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‘With high hope for the future, no prediction in regard to it is ventured.’ – Abraham Lincoln, Second Inaugural Address

Obama bw

If you haven’t read it yet, the article on the Guardian website by American lawyer and blogger Glenn Greenwald on the assassination of US citizens outside the US by the Obama Administration is sobering reading. Picking through the assumptions of the Department of Justice memorandum setting out the legal basis for such actions, Greenwald argues that the measures constitute ‘an authoritarian conflation of government accusations and valid proof of guilt.’ Greenwald sets out clearly and compellingly the legal and philosophical bases for this view, arguing that there is a depressing continuity between the Bush/Cheney years and the present administration. To twist a one-liner from The West Wing, the US at present seems to be setting itself up as Joe McCarthy with first-strike capability.

Greenwald is a lawyer and as such better equipped to draw these conclusions. What concerns me (in both senses) is the challenge to my mental picture of Obama, whose election has (twice) made me think – or rather, hope – that the world had turned some kind of corner. The image that heads this post was a summary of how many of us felt on November 5, 2008 when, in the early hours of the morning (for those of us watching from the UK) the new President-elect stepped out from backstage and into history as he gave his victory speech. Amidst the applause, he said

It’s the answer that led those who’ve been told for so long by so many to be cynical and fearful and doubtful about what we can achieve to put their hands on the arc of history and bend it once more toward the hope of a better day. It’s been a long time coming, but tonight, because of what we did on this date in this election at this defining moment change has come to America.

Two months later, at his inauguration, we listened as he repeated this theme, promising that he would lead Americans to ‘choose [their] better history; to carry forward that precious gift, that noble idea passed on from generation to generation: the God-given promise that all are equal, all are free, and all deserve a chance to pursue their full measure of happiness.’ Whether any mortal could have lived the promise of such rhetoric is open to question: but we hoped.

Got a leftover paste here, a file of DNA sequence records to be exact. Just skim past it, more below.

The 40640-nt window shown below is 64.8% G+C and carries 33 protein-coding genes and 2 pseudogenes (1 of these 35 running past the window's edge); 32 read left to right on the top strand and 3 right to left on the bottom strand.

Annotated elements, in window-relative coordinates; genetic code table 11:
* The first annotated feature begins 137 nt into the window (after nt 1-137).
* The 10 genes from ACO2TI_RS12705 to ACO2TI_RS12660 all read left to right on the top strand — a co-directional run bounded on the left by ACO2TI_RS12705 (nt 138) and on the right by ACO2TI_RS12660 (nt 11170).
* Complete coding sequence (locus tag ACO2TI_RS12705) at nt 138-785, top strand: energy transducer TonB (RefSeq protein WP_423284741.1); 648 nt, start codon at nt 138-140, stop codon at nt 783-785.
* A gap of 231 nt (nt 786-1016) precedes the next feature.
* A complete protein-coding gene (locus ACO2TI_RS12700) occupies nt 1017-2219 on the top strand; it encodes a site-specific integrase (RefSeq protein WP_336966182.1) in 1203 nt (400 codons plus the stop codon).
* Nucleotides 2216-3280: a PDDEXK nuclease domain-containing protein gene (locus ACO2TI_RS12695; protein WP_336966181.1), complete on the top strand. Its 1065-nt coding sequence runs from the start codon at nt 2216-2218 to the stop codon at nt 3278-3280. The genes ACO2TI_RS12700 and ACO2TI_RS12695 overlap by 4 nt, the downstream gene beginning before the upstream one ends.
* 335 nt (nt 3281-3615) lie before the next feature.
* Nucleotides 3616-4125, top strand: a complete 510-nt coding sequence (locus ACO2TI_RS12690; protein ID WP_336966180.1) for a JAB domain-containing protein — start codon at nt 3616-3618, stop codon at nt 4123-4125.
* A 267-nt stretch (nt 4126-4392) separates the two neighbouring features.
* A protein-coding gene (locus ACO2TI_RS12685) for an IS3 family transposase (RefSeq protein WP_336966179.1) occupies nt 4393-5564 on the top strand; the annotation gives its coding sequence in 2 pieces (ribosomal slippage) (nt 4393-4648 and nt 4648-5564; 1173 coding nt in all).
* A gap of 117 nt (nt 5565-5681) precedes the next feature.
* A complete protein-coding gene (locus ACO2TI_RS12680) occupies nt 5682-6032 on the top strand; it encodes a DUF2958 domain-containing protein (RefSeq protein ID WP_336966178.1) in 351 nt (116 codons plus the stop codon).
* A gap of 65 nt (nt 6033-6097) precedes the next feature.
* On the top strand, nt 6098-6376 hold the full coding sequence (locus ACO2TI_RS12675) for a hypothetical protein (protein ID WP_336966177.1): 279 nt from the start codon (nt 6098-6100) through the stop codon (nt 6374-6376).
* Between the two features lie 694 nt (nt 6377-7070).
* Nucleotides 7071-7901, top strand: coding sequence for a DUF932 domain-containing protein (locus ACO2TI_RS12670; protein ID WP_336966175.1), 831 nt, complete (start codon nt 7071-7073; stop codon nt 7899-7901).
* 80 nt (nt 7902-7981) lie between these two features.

The projection of Obama as, though perhaps compromised, fundamentally on the side of the angels is the point at issue here. The man who movingly spoke of the need for gun control in the wake of the Connecticut school shootings is also, it appears, a man who holds weekly meetings on ‘Terror Tuesdays’ to select a US citizen living abroad for assassination. Greenwald puts it starkly: ‘The power of accuser, prosecutor, judge, jury and executioner are all consolidated in this one man, and those powers are executed in the dark.’

I don’t want to believe that this is the ‘real’ Obama, and that I have been dazzled by propaganda, lulled into romantic complacency. In addition, I know that historical reputation is always contingent on what happens next, which no-one can tell you for sure until it’s already happened. And even then it is always, as Zhou Enlai reportedly said of the French Revolution, ‘too early to tell’ what an event means or a person has accomplished. Sometimes, as with JFK, the birds come home to roost after the person themselves has gone, meaning we have to reconcile the promise of the past with our disappointment at its consequences. It is almost always the hope that things will be different next time that allows us to do so.

In this case, however, it needn’t be too late: the next time is now, the change in the future is still at hand, a better history can still be chosen, even if what has been done cannot be undone. We have to hope that the disclosure of these documents makes those responsible look again at their actions and stop. Once again, Mr. President, you need to give us hope for a change.